How To Read Trout Waters

How To Read Trout Waters - by Guest Author: Phil Springer

Most of my angling has been in northern New Mexico streams and I primarily fly-fish. My grandson Michael told me one day that he thought I was a great fly fisherman because I always know where to find trout. And one of the many questions I'm asked by people visiting my fly-fishing web site is "How do I learn to read trout water?" Michael's comment was very nice and my response was, "It's simple, it just takes experience." This may seem like a simple task for us seasoned anglers but my answer has always seemed to me to be the appropriate one, then I remembered it took me a long time to learn how to read trout waters searching for fish. Click on the Stream Diagram to the right to see a typical stretch of trout water.

Four things trout instinctively need to survive in a stream? A source of food, current flow, a place to hide and opportunity. Trout lie near deep runs, deep pocket water and large pools with moderate current flows while occasionally cruising in open water. The colorful hues of all species of trout create a natural camouflage in the riffles and in the reflective movement of the water, even in the clearest water. However, in slower moving clear water and pools the fish will seek cover such as large rocks, downed trees, dark freestone stream bottoms and other debris in the water and the depth of the water.

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Trout feed on the bottom, middle and on the top film of the water primarily based on the temperature, location of food and the clarity of the water. The bottom will carry nymphs, larvae and worms. The middle will be productive with baitfish imitations such as streamers, spinning lures or emerging insects. And the top will, of course, carry the adult insects that have hatched or are about to hatch. A natural drift of your artificial fly is essential in all cases.

The Moon and How To Read Trout Waters Feeding is triggered by lunar position, water temperature and most importantly of all; opportunity. The best time of the day to fish for trout is generally early in the mornings and in the evenings until darkness. During the warmest part of the day trout are often inactive. That's why we all have lunch at noon and take a nap until 2 o'clock. You will note that in the late afternoons and in the evenings trout may be feeding from the top because insects have been hatching after an afternoon of warmer water temperatures. I look at it this way; after the water temperatures raise so do the fish. My experience has been that rainbows are most active in water temperatures between 45 and 52 degrees with German brown trout being most active in water temperatures between 48 and 60 degrees. Above and below these ranges trout appear somewhat disinterested. I have found in many streams browns tend to take a hiatus as soon as the sun covers the water in the late morning and come back in the evenings when the sun moves off the water. However, don't forget, trout ARE opportunistic.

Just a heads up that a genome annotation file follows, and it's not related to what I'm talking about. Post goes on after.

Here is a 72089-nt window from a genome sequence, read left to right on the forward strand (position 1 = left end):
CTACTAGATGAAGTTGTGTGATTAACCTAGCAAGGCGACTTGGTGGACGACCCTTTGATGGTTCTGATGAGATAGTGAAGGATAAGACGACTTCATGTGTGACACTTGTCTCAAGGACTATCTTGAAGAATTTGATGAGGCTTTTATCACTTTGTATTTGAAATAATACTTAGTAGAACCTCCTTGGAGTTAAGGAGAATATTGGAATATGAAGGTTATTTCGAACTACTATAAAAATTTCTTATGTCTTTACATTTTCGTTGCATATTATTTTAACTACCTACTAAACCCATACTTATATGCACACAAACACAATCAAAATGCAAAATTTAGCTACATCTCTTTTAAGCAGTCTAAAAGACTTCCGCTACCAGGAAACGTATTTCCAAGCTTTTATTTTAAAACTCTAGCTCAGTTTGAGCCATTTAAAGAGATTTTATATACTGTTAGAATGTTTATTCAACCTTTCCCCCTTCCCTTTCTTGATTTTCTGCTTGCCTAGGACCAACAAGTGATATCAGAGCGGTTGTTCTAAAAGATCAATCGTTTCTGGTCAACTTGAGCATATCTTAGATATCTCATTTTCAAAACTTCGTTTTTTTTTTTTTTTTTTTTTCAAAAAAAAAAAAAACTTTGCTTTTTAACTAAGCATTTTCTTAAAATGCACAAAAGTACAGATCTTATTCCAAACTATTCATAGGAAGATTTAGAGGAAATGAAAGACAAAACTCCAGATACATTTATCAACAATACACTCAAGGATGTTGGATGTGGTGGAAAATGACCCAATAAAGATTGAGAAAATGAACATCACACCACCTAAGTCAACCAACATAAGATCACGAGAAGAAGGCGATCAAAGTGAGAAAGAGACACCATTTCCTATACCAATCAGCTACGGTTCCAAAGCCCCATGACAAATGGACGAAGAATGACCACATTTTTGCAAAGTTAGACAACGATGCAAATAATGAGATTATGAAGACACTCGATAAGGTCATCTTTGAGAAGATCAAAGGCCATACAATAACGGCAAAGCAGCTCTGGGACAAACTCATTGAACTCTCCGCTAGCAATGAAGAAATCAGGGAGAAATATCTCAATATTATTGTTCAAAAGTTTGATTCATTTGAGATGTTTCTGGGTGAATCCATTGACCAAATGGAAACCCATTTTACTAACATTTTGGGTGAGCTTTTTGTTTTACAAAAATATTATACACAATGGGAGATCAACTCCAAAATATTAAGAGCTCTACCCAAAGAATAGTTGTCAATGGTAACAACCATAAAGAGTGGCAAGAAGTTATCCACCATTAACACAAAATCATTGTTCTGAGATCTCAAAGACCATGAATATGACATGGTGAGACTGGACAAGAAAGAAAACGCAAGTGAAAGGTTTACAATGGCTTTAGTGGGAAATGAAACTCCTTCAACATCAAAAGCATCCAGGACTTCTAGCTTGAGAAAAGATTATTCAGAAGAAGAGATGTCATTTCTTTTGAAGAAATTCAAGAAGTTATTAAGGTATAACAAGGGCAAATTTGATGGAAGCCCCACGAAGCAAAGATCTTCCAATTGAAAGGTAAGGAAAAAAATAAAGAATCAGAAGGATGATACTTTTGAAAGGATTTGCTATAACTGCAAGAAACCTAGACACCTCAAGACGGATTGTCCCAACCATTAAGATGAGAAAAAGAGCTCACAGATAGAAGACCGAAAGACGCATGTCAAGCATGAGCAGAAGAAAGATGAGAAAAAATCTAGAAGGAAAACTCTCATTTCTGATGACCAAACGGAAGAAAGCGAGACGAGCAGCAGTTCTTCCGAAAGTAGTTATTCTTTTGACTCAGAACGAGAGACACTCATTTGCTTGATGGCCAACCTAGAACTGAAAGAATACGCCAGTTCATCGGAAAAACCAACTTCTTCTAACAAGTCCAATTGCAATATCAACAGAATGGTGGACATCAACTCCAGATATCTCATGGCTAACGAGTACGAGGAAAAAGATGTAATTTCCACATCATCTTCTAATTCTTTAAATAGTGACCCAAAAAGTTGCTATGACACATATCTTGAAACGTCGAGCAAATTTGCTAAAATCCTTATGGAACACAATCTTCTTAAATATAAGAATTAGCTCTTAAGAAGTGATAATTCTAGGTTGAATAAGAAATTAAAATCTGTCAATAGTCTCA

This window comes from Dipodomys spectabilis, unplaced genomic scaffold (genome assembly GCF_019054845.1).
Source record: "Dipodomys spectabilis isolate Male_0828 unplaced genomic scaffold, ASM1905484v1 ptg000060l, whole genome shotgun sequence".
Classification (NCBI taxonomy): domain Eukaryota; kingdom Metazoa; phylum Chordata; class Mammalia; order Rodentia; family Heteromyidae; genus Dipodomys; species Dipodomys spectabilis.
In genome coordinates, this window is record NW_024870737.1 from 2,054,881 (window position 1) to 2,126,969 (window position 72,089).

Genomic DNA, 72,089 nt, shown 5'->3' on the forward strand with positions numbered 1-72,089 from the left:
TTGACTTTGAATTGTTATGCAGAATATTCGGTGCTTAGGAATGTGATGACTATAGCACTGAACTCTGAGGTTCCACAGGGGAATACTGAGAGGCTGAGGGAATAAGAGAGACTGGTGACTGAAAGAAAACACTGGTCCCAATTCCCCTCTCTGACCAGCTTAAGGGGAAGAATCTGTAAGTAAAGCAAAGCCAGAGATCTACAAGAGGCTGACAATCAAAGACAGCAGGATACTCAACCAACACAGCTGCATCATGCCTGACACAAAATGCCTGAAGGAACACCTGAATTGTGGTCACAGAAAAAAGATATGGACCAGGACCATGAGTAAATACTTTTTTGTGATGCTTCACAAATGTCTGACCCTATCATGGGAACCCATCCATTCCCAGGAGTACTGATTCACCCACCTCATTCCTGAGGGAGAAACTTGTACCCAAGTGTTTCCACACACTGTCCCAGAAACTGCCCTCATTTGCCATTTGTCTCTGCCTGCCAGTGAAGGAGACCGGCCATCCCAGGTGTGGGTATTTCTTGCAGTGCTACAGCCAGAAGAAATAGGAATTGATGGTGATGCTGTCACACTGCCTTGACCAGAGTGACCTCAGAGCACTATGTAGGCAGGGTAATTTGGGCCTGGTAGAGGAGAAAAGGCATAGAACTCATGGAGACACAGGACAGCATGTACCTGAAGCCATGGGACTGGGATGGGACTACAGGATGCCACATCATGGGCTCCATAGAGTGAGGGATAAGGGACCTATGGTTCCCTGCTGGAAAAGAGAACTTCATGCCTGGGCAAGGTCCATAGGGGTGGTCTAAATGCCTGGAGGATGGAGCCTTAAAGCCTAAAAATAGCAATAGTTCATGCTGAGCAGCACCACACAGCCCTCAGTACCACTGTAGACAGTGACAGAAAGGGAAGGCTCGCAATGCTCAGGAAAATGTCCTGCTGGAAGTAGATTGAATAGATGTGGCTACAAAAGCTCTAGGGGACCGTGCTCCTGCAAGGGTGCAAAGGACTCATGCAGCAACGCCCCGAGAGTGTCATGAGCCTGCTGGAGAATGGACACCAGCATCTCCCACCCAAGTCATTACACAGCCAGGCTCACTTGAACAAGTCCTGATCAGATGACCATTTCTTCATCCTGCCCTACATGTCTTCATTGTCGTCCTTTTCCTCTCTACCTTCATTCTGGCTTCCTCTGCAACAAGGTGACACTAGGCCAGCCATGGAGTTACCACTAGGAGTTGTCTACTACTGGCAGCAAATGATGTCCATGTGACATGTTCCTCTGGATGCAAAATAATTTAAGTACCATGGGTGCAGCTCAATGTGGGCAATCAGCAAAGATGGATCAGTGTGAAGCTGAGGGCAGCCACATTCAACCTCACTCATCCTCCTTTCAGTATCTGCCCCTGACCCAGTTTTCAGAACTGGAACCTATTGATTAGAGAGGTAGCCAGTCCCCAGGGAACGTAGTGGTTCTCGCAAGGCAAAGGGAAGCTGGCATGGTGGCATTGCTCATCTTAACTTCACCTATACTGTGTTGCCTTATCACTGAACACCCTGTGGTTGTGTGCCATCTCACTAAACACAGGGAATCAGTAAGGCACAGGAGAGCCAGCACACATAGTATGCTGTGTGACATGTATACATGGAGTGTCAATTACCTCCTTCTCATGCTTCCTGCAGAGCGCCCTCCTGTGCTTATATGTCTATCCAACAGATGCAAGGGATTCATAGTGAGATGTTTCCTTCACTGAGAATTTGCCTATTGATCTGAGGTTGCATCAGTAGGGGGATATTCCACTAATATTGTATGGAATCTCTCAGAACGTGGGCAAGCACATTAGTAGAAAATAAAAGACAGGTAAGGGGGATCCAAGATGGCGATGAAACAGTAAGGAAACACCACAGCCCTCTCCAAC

Very slow wide shallow pools or shallow flats of water and very fast water are not the best water to fish for trout and I generally pass them over. However, at the tail end of these pools and flats where the water narrows I just can't resist a cast. The best trout water is deep current, which will carry aquatic insects, worms and baitfish in a natural movement through the current. Look for narrow to wide deep runs of water. The fish will be near the center facing upstream, generally slightly angled to the left or right of the center awaiting an opportunity for their next meal.

Pocket water is another resource that holds trout. Rocks or debris are usually present to form small to medium pockets of water. The fish lie at the head near the rocks or other cover and at the tail of these pools where the current is stronger. Deep pools with moderate current are also a good location for trout. Rocks and debris also create this type of water, which will form larger pools usually with eddies or effervescent water on one or both sides and usually in the middle for cover. The fish will lie in slower water just below the rocks and at the tail of the pool.

I have come to realize that pools, pocket water and deep runs tend to repeat with very similar structures many times as you travel up or down a stream which helps in reading the stream. Explore when you fish; such as picking up rocks from the stream bottom to see what bugs are present and look for bugs in the air or on the stream banks. Be observant with the activity of the trout you do see and the structure of the cover where they might hide and you will become a more successful angler. Finally, these are guidelines and you should always experiment when you fish and perhaps you will come to some of your own conclusions about fishing for trout.

That's how to read trout waters!

...tight lines...Phil

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